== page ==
At Veterans United, culture starts from the first time a potential employee talks to a hiring manager. Ian’s team directly collaborates on the hiring and onboarding processes. In Ian’s experience, employees have shared that they could feel Veterans United’s culture from the first phone call. 

‘I think, how do I want my candidate to feel from the very beginning?” Ian says. “The first interaction matters because culture starts then, and it will carry on through the final days that they’re with you. I have to think how I (as a manager) show up during the recruitment and interviewing. The whole process matters.” 

Ian explains that culture starts from an employee’s first interaction with a company and stresses the importance of mediating how a company wants a candidate to feel from the beginning because that feeling will carry through an employee’s final days.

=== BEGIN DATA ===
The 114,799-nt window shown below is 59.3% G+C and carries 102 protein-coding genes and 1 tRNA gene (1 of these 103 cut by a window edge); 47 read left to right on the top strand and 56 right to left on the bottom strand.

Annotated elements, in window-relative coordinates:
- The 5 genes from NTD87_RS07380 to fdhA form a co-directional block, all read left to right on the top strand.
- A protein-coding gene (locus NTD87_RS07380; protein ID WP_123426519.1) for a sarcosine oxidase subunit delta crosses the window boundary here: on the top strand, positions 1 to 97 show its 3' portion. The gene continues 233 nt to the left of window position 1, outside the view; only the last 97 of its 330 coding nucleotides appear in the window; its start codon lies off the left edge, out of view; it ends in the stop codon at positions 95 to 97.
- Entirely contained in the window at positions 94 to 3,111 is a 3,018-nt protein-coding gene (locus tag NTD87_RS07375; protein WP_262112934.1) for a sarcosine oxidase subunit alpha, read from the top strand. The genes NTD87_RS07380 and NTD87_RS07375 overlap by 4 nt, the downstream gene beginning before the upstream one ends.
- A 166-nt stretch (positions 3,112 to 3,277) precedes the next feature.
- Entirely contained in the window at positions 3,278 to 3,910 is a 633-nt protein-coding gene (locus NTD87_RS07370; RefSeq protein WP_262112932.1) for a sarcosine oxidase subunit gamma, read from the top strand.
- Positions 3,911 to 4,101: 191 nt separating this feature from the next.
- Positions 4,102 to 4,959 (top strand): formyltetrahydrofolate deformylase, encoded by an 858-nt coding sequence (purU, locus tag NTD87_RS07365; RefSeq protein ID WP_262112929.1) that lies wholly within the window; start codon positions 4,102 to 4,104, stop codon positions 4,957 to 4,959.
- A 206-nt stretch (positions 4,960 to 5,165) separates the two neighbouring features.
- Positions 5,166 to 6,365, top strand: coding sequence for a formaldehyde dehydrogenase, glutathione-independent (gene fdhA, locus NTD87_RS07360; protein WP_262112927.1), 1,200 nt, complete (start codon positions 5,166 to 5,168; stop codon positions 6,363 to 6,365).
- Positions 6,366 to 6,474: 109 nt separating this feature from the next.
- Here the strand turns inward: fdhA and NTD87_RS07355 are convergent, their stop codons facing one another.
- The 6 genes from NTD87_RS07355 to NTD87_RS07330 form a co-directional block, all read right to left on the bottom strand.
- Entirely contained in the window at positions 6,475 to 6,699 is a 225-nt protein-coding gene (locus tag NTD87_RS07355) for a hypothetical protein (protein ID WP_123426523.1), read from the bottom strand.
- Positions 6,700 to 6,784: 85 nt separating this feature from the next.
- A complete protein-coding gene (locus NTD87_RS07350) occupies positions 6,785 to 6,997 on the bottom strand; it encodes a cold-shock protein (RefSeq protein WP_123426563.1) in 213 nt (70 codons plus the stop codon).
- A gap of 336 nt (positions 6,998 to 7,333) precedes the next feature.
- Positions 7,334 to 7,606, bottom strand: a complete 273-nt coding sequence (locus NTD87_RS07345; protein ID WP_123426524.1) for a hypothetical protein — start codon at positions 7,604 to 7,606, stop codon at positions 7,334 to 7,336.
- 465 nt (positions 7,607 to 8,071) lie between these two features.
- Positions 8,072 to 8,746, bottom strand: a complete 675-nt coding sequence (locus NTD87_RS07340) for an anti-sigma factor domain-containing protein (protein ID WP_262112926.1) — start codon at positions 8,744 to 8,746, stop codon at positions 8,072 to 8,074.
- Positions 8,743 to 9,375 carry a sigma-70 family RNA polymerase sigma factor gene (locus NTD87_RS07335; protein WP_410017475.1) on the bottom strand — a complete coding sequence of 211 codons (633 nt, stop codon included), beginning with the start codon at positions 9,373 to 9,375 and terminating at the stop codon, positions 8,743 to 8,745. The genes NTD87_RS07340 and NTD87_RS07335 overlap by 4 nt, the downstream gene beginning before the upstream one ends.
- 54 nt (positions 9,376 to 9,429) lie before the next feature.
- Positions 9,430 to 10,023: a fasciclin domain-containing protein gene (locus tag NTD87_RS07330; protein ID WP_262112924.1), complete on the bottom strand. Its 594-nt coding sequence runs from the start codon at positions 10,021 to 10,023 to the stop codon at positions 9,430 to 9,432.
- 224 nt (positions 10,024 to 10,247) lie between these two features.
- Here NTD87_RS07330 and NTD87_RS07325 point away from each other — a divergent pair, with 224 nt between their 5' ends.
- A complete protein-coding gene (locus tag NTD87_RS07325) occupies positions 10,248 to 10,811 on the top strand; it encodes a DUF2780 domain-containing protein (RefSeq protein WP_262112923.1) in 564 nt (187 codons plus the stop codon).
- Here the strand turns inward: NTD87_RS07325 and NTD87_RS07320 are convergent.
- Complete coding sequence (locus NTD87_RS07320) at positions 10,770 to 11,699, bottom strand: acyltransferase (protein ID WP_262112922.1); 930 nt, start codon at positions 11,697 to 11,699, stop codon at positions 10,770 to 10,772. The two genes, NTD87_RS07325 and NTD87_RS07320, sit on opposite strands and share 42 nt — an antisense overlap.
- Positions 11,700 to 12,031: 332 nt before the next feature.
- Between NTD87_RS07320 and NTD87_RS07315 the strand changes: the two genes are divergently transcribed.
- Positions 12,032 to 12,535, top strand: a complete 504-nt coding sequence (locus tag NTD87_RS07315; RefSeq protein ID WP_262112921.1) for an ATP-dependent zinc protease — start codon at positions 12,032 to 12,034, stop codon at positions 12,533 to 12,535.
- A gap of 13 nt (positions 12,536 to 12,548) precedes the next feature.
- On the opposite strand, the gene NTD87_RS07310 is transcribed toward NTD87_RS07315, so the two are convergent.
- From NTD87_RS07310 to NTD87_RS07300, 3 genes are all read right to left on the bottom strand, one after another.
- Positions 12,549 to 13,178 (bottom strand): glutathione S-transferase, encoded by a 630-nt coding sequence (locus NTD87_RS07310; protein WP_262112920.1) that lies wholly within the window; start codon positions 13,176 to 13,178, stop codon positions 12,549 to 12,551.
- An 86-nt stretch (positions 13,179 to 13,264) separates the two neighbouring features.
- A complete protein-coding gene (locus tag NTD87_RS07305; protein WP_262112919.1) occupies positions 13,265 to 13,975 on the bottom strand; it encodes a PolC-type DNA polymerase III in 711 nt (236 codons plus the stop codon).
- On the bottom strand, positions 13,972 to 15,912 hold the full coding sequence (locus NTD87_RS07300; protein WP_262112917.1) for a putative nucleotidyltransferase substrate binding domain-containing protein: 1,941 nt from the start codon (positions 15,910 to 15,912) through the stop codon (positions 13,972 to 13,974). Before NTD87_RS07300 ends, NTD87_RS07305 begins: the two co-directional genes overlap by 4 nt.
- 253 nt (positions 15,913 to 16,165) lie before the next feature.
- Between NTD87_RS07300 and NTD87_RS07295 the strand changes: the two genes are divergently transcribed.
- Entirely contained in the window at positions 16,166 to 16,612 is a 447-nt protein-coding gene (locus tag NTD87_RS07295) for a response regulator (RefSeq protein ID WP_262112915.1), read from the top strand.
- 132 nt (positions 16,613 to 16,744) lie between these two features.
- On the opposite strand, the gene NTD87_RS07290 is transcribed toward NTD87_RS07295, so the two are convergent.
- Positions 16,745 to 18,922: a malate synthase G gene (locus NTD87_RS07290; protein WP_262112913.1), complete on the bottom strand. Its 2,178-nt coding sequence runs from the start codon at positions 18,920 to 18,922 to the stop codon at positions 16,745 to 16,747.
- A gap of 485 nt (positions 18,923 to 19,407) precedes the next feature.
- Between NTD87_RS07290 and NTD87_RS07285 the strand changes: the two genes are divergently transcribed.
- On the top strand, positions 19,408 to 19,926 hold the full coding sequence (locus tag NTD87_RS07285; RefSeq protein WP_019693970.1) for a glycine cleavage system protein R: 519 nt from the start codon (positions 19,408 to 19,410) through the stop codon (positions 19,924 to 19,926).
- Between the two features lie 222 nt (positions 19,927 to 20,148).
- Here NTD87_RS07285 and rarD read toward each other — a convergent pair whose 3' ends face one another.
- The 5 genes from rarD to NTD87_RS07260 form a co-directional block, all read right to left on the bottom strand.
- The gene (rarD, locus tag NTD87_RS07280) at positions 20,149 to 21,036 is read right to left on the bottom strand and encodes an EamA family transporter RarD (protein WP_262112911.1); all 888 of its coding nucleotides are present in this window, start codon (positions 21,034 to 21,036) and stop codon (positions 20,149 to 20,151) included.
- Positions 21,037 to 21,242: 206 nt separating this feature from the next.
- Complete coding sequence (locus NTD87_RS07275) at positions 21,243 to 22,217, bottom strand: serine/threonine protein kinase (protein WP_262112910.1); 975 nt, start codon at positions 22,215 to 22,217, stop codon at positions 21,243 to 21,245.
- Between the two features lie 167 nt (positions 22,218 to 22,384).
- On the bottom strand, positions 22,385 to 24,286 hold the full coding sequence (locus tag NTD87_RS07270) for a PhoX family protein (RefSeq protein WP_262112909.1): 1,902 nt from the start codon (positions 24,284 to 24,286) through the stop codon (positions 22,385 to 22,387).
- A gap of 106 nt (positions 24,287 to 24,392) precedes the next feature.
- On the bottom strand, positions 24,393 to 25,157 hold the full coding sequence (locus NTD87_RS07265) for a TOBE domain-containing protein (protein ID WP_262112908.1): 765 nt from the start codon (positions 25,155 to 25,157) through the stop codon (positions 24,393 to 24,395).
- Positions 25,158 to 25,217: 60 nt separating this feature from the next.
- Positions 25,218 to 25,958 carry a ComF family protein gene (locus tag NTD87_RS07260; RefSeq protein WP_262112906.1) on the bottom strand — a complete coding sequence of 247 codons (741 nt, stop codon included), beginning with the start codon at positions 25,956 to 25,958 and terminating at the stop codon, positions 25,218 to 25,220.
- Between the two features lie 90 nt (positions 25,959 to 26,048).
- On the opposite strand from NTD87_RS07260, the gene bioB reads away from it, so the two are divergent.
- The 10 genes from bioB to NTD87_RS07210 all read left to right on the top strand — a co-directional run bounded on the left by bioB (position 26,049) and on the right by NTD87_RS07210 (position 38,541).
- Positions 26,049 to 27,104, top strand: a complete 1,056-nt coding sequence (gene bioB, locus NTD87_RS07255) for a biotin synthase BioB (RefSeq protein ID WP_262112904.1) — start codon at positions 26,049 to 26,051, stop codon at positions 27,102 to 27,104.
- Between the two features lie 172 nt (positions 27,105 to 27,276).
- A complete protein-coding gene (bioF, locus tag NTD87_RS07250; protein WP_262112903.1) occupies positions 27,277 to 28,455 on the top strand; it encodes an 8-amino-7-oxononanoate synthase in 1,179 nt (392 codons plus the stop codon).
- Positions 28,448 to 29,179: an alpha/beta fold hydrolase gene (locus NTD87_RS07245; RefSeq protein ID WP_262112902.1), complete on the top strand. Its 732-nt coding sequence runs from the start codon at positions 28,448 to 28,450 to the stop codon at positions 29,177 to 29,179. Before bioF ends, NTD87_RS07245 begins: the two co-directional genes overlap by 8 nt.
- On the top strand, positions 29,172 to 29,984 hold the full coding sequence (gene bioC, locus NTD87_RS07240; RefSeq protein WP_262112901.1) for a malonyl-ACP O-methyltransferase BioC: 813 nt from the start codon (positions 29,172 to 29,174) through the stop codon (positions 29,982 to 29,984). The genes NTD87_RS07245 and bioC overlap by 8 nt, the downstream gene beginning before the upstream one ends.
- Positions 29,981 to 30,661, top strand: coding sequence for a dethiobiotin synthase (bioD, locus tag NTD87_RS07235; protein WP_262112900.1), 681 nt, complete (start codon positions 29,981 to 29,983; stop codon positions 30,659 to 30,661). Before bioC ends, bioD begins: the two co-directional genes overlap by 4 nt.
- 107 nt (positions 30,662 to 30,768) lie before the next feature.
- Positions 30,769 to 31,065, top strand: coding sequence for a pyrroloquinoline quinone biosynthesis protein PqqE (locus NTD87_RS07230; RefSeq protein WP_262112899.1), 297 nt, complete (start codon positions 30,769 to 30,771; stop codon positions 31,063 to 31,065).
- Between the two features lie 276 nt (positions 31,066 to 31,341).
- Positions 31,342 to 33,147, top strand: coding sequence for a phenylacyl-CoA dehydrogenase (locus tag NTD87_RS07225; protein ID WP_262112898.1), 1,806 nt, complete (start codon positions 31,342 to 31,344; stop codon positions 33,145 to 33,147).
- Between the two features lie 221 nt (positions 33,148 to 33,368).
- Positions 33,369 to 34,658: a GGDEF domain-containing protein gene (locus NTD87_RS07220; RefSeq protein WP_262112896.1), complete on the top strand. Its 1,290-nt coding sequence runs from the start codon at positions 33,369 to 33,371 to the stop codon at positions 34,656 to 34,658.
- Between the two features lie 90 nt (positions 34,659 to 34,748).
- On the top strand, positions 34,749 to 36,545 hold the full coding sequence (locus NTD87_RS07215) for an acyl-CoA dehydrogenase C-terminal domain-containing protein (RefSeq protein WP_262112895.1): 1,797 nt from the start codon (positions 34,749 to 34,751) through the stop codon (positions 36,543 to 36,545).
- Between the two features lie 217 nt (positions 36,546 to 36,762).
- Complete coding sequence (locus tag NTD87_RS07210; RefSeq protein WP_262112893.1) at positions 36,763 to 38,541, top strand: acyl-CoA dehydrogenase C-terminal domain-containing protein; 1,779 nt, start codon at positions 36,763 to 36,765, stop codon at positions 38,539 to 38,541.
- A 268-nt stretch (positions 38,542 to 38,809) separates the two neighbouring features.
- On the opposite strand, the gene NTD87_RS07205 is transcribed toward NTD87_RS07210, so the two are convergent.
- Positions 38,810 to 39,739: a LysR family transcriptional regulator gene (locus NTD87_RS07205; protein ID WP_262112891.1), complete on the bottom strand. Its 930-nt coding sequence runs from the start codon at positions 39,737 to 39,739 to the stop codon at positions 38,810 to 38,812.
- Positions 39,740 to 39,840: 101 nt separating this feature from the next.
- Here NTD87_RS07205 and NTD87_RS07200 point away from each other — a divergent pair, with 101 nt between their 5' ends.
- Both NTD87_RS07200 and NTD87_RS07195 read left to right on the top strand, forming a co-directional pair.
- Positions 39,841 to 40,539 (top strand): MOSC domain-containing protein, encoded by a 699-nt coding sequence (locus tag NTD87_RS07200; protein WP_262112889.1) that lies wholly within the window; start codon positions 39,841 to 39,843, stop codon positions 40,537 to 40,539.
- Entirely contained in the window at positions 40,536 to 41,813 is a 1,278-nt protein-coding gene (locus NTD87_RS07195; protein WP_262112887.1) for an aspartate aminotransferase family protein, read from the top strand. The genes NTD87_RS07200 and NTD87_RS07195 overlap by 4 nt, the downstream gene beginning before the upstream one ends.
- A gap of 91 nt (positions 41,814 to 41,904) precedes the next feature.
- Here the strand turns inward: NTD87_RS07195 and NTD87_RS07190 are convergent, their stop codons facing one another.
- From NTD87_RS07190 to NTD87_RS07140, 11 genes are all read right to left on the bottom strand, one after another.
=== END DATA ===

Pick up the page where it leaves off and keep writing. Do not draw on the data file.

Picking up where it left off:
After being hired, new Veterans United employees integrate into the company during a new hire orientation. However, this day is not about reading a handbook, it’s about fun. The day’s primary goal is to introduce new employees to a different type of company. Throughout an employee’s first year, they have numerous check-ins from the onboarding team, including surveys for feedback on how to improve the process. Those responses are taken seriously and put into action. 

Past the first year, Brandi stresses the importance of development opportunities, especially for high-performing individuals who are interested in advancing their careers in areas other than management. To create a human-centric culture, employees need to be shown their value past their title and their pay. People may want to grow in their professional skills or their personal lives through leading projects, professional development, or investing in hobbies. 


Big initiatives are great, but it’s the everyday interactions on a team level that make or break a culture. According to Gallup, managers or team leaders account for 70% of the variance in employee engagement.